A few articles have got me thinking over the past couple of weeks. Ideologically, they have made this year kick off on a slightly “disorienting” foundation. Of particular note have been a long piece on ecology as well as a series on architecture. Yet also polemics on work ethic and class have been pondered long after putting them aside. Herewith a few scribbles.
Man walking in front of Shimizu HQ, the most eco-friendly office in Japan, so they say…
When I say disorienting I probably mean that the articles have been much more on the radical end of what I normally find myself supporting. It is perhaps not surprising given that topics like income inequality and social mobility are much more in your face here in the States.
Anyway, the first article was a long treatise on the failure of the green economy by Richard Smith, published on Truth Out. It is worth going through in its entirety, although Smith’s argument is fairly straightforward: as long as you cannot dematerialise growth, all green initiatives are doomed to fiddle at the margins.
What is worse, they make us believe that growth and ecological preservation are not mutually exclusive when the bitter truth for the foreseeable future may be just that.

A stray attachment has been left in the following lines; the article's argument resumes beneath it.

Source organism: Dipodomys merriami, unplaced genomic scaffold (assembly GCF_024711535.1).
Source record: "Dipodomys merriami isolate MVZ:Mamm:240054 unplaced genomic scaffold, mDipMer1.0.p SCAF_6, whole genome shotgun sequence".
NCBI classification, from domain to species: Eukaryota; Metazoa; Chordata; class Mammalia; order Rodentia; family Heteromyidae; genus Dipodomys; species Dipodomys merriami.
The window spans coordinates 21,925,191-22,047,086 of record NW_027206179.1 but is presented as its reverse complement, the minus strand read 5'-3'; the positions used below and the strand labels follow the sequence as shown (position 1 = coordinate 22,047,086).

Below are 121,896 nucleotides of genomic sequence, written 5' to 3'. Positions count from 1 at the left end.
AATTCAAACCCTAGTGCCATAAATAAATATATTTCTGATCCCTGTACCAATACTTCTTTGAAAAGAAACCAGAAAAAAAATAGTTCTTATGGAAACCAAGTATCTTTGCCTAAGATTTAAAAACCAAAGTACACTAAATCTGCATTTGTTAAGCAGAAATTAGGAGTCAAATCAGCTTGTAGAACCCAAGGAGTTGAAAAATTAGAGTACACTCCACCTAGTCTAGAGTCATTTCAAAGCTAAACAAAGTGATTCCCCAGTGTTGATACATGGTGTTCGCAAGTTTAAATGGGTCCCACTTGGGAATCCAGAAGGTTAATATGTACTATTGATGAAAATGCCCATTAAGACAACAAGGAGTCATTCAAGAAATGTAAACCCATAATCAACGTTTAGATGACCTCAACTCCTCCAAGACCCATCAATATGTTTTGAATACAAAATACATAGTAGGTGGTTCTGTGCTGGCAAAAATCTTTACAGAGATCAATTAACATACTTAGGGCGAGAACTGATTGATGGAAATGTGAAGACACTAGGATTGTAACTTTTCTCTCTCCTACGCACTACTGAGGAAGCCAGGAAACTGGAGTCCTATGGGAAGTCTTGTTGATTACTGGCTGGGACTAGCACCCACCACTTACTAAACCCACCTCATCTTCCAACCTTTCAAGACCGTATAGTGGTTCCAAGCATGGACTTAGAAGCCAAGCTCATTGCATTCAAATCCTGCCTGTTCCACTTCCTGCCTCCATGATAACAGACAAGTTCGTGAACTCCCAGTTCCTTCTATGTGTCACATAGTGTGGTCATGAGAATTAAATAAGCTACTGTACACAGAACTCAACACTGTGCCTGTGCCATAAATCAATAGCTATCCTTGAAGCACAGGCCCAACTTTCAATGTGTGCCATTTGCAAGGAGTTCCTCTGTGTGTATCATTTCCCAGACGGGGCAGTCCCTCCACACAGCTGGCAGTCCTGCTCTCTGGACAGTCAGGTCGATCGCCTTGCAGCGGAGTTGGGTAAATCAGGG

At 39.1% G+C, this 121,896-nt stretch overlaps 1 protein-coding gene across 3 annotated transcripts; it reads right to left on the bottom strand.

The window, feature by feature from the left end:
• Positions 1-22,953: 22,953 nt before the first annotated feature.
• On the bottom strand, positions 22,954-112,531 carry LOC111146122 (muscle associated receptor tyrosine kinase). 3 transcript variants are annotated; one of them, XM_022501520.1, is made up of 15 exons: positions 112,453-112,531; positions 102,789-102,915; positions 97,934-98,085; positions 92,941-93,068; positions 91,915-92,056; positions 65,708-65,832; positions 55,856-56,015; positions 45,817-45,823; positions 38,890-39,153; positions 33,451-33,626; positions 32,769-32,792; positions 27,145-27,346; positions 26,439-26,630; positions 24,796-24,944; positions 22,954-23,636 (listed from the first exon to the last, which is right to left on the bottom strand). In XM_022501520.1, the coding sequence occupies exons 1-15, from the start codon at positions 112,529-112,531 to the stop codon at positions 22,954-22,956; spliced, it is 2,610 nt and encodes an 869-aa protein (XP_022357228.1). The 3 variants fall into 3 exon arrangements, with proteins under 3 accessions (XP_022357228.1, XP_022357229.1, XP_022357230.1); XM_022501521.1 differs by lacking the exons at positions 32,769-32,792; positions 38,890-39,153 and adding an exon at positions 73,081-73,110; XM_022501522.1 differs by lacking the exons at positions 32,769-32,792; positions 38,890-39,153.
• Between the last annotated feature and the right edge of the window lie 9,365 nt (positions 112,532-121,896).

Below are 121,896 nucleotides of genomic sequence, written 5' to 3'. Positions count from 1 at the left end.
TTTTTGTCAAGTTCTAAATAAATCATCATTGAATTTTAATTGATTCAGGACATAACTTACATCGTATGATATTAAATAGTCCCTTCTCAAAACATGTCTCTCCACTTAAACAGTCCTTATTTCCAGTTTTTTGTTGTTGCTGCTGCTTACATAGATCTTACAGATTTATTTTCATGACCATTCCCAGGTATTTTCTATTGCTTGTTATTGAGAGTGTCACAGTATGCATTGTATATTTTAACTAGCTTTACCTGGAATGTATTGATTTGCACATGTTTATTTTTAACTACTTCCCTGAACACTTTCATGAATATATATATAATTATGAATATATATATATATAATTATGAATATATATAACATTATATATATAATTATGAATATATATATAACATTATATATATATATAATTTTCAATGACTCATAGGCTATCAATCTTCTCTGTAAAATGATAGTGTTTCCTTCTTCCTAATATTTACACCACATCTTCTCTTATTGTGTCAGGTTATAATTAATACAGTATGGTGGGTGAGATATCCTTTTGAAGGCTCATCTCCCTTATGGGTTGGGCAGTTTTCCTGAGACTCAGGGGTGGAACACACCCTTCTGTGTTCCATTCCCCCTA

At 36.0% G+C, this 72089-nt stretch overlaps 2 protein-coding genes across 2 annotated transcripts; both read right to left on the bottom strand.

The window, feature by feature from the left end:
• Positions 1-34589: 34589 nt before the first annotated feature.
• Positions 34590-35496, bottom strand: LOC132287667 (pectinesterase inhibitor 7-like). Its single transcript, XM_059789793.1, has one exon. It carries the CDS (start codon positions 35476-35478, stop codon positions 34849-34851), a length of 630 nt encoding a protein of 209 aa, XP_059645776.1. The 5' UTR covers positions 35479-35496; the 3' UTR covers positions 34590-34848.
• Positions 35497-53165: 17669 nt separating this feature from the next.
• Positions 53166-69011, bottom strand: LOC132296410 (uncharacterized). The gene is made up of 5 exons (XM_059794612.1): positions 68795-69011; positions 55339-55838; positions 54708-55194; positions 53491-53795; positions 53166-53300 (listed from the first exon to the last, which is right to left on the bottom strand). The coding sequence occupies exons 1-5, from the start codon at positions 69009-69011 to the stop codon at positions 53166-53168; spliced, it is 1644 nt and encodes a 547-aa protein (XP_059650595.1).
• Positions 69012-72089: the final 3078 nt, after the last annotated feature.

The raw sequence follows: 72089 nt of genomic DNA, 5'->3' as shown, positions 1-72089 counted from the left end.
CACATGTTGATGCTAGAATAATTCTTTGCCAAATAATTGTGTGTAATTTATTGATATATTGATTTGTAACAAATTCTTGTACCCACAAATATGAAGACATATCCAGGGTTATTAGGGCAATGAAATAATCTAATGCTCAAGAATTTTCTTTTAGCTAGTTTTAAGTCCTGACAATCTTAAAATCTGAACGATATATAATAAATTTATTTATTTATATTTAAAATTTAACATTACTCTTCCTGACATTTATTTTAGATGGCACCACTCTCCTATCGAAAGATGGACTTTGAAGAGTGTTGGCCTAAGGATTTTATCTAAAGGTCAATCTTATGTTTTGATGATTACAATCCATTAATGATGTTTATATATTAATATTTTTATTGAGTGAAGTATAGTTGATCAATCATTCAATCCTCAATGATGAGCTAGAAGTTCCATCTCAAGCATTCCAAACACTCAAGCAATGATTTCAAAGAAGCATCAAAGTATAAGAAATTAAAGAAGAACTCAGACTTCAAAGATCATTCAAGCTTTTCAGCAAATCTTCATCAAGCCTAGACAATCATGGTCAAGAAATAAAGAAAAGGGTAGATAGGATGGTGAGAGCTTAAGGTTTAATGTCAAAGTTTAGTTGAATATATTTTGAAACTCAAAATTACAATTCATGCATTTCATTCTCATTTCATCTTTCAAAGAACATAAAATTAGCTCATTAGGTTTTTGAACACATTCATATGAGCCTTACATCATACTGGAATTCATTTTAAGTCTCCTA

The only way to prevent climate change may thus be to reduce per capita output (and rein in population growth?). However, market-based mechanisms are not going to help achieve that as long as the principal responsibility of the firm is to its shareholders. The answer must thus be at least a partial suspension of the market in favour of a planned economy.
And all those who say that you should tax the nasty externalities (pollution et al) need to answer just what will be done with the windfalls. As long as they are recycled back into the system, there will be no meaningful reduction in CO2 emissions – after all, consumers use income tax breaks to fly to the Caribbean.
I am no ecologist and haven’t done my reading on all sides of this debate. Nonetheless, I think there is a lot to chew on philosophically in this article. For one, the mantra of doing good while adhering to market principles must be challenged from an ecological point of view as long economic growth remains our primary concern.
Another related point regards the consumer. With the “green economy” accelerating, s/he is made to believe that consumption and ecological preservation are not mutually exclusive – in fact perhaps positively correlated, as long as we all consume ethically. Alas, even if all of us bought organic food, drove Hybrid cars and offset our carbon emissions, hardly anything would change.
Next up some notes on a series on a Big Rethink in architecture…